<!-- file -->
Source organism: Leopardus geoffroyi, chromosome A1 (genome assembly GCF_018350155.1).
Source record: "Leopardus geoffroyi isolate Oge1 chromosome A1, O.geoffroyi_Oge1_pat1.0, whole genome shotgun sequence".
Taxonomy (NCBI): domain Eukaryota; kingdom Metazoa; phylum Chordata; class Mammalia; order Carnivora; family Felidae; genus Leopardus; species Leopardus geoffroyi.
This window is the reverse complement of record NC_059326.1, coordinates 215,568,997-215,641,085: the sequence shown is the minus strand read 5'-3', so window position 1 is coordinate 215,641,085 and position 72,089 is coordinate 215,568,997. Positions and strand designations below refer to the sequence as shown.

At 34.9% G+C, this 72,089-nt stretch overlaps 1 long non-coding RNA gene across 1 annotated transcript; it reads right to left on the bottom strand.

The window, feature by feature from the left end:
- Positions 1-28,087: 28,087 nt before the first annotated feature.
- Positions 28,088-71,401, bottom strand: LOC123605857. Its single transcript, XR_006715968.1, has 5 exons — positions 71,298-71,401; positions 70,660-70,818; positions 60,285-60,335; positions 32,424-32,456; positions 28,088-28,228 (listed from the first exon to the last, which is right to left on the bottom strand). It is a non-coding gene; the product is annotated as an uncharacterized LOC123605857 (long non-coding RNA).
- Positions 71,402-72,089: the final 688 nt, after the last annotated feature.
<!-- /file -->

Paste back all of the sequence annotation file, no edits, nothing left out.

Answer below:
Source organism: Leopardus geoffroyi, chromosome A1 (genome assembly GCF_018350155.1).
Source record: "Leopardus geoffroyi isolate Oge1 chromosome A1, O.geoffroyi_Oge1_pat1.0, whole genome shotgun sequence".
Taxonomy (NCBI): domain Eukaryota; kingdom Metazoa; phylum Chordata; class Mammalia; order Carnivora; family Felidae; genus Leopardus; species Leopardus geoffroyi.
This window is the reverse complement of record NC_059326.1, coordinates 215,568,997-215,641,085: the sequence shown is the minus strand read 5'-3', so window position 1 is coordinate 215,641,085 and position 72,089 is coordinate 215,568,997. Positions and strand designations below refer to the sequence as shown.

At 34.9% G+C, this 72,089-nt stretch overlaps 1 long non-coding RNA gene across 1 annotated transcript; it reads right to left on the bottom strand.

The window, feature by feature from the left end:
- Positions 1-28,087: 28,087 nt before the first annotated feature.
- Positions 28,088-71,401, bottom strand: LOC123605857. Its single transcript, XR_006715968.1, has 5 exons — positions 71,298-71,401; positions 70,660-70,818; positions 60,285-60,335; positions 32,424-32,456; positions 28,088-28,228 (listed from the first exon to the last, which is right to left on the bottom strand). It is a non-coding gene; the product is annotated as an uncharacterized LOC123605857 (long non-coding RNA).
- Positions 71,402-72,089: the final 688 nt, after the last annotated feature.